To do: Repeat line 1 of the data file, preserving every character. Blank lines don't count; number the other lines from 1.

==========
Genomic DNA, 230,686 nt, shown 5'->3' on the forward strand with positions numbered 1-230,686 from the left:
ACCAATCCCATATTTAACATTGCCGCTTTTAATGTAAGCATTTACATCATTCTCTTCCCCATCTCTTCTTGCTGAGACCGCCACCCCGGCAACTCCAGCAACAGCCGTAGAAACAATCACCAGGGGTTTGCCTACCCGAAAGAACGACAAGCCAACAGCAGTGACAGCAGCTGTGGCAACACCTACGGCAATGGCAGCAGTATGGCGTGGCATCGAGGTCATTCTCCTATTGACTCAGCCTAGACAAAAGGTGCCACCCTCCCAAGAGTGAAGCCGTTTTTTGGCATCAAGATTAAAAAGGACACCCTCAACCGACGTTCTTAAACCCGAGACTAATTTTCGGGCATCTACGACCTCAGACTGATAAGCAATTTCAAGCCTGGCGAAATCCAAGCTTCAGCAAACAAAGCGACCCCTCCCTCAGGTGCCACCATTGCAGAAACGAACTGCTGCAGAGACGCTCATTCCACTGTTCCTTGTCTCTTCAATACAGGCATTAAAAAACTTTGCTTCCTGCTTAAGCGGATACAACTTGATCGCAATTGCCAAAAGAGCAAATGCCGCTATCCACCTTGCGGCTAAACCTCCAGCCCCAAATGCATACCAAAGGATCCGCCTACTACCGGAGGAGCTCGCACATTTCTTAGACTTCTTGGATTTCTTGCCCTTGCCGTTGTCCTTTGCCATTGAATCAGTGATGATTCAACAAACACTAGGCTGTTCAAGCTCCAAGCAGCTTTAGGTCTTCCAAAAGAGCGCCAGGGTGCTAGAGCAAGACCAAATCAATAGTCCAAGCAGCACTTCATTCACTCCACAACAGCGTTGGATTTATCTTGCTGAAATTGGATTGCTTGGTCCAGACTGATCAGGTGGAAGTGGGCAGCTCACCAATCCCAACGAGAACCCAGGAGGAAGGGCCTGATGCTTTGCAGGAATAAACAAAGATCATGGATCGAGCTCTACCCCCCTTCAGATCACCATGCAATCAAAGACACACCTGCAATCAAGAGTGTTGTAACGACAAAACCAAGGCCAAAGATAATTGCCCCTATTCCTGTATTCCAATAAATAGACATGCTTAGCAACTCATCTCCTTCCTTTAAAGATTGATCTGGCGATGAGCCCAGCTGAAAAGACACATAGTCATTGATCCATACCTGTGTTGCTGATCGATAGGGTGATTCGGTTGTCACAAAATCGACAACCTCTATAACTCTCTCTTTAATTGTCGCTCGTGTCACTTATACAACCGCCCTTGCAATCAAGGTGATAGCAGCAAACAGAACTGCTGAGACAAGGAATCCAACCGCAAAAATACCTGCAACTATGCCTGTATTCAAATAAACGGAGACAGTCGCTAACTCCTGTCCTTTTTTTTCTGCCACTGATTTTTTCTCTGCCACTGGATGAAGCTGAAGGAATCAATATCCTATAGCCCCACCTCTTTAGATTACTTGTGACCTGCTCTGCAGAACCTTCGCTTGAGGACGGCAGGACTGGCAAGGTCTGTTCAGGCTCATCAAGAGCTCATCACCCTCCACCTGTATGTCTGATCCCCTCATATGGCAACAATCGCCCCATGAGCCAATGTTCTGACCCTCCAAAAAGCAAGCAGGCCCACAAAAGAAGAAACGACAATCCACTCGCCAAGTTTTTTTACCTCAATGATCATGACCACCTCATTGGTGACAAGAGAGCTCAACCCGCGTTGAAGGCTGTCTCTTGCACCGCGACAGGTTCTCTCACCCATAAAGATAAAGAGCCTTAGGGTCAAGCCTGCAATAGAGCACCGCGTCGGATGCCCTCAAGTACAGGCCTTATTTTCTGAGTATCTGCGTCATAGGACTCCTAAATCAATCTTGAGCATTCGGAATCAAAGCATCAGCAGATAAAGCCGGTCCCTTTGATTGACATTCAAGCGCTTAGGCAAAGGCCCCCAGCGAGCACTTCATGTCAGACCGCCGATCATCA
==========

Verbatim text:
Genomic DNA, 230,686 nt, shown 5'->3' on the forward strand with positions numbered 1-230,686 from the left: